Mobility for all and support for young people and sport


At its meeting on 13-14 May, the Council adopted recommendations and conclusions on education, youth and sport.

The Education, Youth, Culture and Sport Council met on 13 and 14 May. Member State representatives discussed important current issues in all these areas and approved several documents.


The main theme of the meeting in the field of education was the promotion of mobility for all within and outside the EU. Education Ministers or their delegated representatives adopted the recommendation "Europe on the Move" – learning mobility opportunities for everyone. Its main aim is to encourage more mobility across all areas of education, training and youth in order to enhance the personal and professional knowledge and skills of those who participate in mobility, and thus ensure a better prepared and competitive Europe in the context of the green and digital transformation. A more skilled workforce would also help address talent gaps in the labour market and reduce the mismatch between the skills of school leavers and those required by employers. Last but not least, international mobility of students and adults should increase mutual trust between countries and education systems.  

The Recommendation sets new targets to be achieved by 2030, especially for the mobility of higher education and vocational education and training students. At least 23% of graduates in higher education and at least 12% of learners in vocational education and training (VET) should have international mobility experience. At the same time, Member States should focus on a more inclusive approach to promoting mobility, with the aim that by 2027 at least 20% of participants in mobility abroad in all fields of education at EU level should be from any disadvantaged background.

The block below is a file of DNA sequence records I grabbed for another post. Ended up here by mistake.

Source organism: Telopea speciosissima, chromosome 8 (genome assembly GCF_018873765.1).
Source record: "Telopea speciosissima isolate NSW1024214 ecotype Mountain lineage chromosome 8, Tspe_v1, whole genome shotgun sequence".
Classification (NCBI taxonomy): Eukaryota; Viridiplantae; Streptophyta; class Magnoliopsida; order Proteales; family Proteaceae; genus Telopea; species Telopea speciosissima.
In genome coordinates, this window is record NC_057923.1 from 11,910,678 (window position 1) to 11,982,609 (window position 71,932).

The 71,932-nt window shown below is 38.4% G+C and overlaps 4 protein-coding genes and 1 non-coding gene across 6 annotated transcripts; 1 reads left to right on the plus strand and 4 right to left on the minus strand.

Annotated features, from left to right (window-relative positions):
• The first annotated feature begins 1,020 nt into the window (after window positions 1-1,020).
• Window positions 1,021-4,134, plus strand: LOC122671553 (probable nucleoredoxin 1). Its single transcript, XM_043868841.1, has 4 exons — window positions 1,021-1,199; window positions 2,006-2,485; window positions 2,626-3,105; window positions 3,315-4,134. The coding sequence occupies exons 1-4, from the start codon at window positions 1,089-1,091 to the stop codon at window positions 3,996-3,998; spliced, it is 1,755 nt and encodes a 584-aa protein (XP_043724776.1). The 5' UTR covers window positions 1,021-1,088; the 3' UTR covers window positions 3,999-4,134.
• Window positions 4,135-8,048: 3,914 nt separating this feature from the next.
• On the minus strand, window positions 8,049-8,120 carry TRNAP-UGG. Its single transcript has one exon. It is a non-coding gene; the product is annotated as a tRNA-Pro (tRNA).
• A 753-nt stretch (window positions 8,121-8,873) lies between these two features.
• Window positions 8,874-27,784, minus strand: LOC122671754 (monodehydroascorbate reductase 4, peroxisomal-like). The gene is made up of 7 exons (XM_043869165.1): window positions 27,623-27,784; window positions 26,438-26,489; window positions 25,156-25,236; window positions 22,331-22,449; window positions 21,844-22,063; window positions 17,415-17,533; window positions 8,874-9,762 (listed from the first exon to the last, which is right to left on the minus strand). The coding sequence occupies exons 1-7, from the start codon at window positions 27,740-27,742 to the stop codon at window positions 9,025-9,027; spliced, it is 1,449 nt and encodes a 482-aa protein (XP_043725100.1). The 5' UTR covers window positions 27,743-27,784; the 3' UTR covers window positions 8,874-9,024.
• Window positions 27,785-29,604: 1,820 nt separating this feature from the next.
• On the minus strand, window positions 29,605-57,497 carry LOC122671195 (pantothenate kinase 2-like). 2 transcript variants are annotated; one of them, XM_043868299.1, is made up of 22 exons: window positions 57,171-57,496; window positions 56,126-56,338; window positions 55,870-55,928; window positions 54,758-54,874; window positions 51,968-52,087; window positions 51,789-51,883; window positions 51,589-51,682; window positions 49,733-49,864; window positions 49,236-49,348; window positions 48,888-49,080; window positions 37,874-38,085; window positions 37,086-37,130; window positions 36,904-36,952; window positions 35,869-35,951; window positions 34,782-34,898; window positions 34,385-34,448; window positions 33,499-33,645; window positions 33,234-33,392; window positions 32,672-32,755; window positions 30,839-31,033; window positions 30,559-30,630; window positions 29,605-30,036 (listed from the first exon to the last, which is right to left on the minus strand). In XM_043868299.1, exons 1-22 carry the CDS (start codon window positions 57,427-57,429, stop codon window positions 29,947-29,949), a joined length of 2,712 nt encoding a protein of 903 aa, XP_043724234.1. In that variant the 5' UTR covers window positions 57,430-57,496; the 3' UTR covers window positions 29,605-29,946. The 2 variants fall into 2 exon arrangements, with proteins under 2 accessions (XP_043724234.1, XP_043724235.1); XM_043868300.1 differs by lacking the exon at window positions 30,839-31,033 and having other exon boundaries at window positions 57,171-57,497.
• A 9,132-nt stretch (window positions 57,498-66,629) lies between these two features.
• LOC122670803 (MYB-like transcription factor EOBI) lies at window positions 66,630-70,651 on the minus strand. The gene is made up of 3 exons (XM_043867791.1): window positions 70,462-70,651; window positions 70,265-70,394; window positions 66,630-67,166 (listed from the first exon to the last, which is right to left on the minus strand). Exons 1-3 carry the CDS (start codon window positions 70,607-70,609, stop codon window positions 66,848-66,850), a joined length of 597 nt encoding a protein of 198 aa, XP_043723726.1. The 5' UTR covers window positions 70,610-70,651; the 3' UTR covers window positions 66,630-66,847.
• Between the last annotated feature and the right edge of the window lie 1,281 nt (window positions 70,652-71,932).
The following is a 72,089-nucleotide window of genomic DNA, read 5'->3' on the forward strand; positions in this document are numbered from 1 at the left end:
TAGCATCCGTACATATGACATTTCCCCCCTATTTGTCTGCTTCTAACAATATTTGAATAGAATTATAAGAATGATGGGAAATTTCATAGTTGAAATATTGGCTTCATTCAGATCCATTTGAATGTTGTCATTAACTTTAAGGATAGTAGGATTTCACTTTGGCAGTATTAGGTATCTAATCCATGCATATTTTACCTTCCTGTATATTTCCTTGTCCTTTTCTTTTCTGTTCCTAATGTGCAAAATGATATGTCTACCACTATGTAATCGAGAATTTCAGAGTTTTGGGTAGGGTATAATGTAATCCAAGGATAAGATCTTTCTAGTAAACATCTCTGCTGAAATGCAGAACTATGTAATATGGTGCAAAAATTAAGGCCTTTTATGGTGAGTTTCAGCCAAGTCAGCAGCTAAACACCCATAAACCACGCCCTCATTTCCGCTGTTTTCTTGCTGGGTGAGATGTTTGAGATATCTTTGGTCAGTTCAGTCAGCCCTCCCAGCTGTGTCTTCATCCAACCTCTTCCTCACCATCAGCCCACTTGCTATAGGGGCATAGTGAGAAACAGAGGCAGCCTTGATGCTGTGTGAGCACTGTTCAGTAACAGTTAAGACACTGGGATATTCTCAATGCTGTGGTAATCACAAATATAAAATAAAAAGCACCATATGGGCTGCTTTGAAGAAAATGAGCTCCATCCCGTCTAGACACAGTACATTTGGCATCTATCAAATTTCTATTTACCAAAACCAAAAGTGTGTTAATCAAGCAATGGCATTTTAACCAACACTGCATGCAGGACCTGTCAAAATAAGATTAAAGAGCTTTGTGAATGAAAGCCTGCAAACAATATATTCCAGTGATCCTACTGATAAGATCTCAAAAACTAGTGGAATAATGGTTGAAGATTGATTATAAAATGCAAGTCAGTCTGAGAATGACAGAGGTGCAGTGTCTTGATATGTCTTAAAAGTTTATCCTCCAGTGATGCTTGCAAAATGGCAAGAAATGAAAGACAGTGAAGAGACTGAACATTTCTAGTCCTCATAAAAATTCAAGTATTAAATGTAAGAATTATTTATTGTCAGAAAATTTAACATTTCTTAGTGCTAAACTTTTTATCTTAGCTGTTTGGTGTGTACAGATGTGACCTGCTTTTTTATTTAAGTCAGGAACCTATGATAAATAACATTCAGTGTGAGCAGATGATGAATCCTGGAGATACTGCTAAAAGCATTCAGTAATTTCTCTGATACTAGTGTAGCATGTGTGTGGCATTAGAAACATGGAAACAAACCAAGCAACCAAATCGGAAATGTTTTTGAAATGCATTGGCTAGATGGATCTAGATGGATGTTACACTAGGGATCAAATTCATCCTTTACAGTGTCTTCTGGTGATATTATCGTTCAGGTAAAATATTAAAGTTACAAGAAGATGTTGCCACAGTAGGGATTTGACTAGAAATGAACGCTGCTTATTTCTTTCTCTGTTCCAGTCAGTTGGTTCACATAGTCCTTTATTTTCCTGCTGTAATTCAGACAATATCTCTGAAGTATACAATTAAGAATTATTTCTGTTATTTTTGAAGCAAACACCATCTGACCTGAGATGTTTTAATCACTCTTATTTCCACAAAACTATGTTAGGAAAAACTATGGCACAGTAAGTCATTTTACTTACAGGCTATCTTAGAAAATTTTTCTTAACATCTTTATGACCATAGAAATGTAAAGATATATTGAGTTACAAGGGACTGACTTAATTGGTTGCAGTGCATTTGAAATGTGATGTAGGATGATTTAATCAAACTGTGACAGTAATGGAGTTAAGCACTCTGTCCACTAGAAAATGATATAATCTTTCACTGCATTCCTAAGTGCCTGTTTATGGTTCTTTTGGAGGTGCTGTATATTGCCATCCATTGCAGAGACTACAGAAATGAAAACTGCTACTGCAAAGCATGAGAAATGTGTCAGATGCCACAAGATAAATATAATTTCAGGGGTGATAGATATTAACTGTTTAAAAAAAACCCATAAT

To achieve these objectives, the document recommends specific actions for Member States, but also for the European Commission or other relevant stakeholders. Member States should focus on greater integration of mobility into mainstream education, on promoting language learning and mutual recognition of learning outcomes, or on taking full advantage of digital technologies to support mobility. The European Commission will then be tasked with developing a methodology to better monitor the state of play of mobility and an overview of all funding opportunities. In addition, the Commission will act as a facilitator in sharing and disseminating examples of good practice between Member States. The Commission is also committed to the continued development of tools to facilitate mobility (e.g. the European Student Card) or to support initiatives such as the European University Alliances or the Erasmus+ Teaching Academy. The role of other stakeholders is mainly in promoting cooperation between schools and the private sector (e.g. through apprenticeships and internships or traineeships for students in companies).    

In addition to mobilities, the Council also focused on supporting evidence-based policies and practices. The Council conclusions on promoting evidence-informed policy and practice in education and training to achieve the European Education Area identify four priority areas on which Member States could focus - 1. a positive approach to evidence-based policy and practice and stimulating research; 2. building the capacity of all relevant organisations to be able and capable of using evidence; 3. promoting the use of data; 4. further developing the Learning Lab on Investing in Quality Education and Training.

The ministers' policy debate brought up the topic of artificial intelligence (AI) and its role in education and training, specifically in three areas. These included the design of national education systems, assessing the impact of AI and potential EU-level measures to make the most effective use of AI.